Imagery always figures large in football graphics, but that’s no reason to make it clichÃ©d action shots of players. For the Observer Sports Magazine’s World Cup guide cover, art director Gary Phillips commissioned a Simon Henwood portrait of David Beckham because, as Phillips says, ‘it was classy and very different. Difference being the most difficult thing to do in a newspaper’. The When Saturday Comes wallchart too goes for tongue-in-cheek, Japanese-themed illustrations by Dave Robinson featuring Godzilla, Sumo wrestlers and pagodas, alongside witty text likening stadia to a particularly nasty verruca or a bidet. Cheeseman explains it thus: ‘Illustration can communicate immediately that something is obviously critical, satirical or frankly rather immature. With the chart, we used [Robinson’s] illustrations to make it stand out and maybe raise a wry smile.’ Cheeseman will be supporting Senegal, Phillips will be supporting Italy. See, it’s all about difference.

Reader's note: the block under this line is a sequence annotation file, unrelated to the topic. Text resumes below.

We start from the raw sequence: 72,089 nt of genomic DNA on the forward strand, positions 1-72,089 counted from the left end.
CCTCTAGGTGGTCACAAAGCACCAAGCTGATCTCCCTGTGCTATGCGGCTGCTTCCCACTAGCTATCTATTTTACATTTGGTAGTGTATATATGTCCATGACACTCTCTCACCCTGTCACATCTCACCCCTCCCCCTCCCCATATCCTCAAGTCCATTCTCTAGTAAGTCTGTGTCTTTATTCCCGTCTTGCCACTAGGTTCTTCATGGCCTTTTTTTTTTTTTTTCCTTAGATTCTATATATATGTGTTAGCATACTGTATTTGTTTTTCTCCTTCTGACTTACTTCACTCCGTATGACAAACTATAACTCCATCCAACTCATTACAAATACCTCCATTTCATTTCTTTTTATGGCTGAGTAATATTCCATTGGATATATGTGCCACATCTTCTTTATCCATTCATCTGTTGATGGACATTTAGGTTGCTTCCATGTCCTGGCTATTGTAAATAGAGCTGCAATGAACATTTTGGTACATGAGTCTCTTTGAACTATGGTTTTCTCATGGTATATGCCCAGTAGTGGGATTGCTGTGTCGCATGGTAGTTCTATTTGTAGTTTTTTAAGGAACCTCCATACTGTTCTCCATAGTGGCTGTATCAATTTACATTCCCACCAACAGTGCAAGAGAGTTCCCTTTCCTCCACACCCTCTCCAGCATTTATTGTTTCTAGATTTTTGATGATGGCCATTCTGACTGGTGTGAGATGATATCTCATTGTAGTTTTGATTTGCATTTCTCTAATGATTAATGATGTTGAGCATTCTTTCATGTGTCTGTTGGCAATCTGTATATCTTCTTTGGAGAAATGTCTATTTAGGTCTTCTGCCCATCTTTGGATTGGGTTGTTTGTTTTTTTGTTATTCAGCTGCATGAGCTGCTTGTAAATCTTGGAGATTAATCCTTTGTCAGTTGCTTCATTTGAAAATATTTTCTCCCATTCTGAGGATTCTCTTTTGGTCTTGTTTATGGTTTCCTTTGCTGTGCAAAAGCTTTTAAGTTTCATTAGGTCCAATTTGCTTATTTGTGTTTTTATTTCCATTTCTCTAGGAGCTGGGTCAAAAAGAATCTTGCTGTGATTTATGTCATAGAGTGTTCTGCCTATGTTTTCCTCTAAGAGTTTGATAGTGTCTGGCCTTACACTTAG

The brand has been given a new look by Bulletproof, in a bid to make “luxury” chocolate more palatable for a contemporary audience.
Luke Powell and Jody Hudson-Powell have worked on the new identity system, which has been designed to help the museum attract a broader new audience.
The company’s new identity has been designed by Studio Sutherl&, the consultancy behind Royal Mail’s Agatha Christie stamps from 2016.
Hancock, an MP for the Department for Culture, Digital, Media and Sport, has pledged to prioritise the protection of intellectual property and original ideas.